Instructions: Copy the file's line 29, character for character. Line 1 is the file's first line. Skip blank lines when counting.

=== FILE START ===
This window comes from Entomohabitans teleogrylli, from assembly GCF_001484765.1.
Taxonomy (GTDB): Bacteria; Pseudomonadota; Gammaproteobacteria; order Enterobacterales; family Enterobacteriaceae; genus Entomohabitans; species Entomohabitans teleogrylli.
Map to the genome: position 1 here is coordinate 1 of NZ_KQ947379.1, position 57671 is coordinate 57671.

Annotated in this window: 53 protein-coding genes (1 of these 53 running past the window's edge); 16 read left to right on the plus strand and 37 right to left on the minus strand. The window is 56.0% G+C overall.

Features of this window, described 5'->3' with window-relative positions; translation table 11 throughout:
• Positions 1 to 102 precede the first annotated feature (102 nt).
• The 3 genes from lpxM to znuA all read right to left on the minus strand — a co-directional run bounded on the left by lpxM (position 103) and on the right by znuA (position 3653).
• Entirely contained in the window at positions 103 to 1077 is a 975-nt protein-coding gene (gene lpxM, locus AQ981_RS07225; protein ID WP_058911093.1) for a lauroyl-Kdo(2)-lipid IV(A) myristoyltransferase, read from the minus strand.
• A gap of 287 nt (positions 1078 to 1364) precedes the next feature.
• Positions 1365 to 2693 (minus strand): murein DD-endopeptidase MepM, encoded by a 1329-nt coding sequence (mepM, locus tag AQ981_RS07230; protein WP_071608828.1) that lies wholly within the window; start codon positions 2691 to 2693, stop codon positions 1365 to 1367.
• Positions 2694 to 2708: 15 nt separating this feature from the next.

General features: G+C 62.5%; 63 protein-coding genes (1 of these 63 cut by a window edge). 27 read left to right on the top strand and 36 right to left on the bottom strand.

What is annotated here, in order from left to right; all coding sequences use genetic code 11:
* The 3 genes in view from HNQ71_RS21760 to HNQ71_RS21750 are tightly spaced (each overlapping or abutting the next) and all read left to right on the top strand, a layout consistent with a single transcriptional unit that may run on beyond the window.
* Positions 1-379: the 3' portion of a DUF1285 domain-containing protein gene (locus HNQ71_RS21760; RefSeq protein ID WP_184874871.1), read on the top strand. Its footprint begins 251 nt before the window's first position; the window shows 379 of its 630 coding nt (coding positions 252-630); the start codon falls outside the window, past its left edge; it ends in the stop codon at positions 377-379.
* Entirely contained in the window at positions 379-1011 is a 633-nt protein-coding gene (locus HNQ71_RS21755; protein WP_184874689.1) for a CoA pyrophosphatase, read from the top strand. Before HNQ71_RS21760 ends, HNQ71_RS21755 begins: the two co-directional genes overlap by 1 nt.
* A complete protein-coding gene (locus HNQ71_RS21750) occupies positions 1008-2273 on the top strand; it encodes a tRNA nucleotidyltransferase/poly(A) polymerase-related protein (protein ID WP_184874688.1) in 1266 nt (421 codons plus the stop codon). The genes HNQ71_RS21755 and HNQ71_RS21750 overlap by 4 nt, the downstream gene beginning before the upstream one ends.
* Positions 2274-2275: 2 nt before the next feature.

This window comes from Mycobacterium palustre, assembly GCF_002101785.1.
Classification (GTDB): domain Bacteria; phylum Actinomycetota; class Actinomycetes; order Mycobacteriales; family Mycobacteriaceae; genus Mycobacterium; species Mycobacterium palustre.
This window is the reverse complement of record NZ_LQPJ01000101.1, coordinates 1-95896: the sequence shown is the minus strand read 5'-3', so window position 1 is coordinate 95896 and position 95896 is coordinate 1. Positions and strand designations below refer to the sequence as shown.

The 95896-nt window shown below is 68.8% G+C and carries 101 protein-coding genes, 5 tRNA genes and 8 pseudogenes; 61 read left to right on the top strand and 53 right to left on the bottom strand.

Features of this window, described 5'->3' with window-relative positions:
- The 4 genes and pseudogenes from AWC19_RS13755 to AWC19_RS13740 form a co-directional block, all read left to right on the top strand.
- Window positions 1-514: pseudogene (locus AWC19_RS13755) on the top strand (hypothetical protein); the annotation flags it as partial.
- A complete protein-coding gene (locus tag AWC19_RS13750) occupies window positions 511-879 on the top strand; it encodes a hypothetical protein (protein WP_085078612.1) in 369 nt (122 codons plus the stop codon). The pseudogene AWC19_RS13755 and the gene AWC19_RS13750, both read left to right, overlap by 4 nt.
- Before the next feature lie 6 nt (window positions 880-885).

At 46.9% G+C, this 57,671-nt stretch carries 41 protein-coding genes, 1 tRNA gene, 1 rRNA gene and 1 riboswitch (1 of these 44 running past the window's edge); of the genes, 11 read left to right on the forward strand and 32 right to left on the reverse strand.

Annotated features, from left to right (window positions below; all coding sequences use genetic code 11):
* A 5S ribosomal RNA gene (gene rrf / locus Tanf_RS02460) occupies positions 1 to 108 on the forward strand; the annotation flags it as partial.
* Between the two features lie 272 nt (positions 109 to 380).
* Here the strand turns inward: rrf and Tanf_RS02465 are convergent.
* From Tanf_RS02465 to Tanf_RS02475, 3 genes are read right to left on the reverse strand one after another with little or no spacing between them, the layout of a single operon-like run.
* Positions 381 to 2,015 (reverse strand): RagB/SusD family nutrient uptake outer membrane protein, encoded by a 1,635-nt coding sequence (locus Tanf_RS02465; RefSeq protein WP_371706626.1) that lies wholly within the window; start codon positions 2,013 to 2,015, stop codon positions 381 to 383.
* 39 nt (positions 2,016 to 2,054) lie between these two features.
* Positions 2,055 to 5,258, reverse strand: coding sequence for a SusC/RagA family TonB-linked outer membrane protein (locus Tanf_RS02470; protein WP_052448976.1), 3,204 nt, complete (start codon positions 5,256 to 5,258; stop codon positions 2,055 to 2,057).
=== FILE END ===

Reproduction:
Annotated features, from left to right (window positions below; all coding sequences use genetic code 11):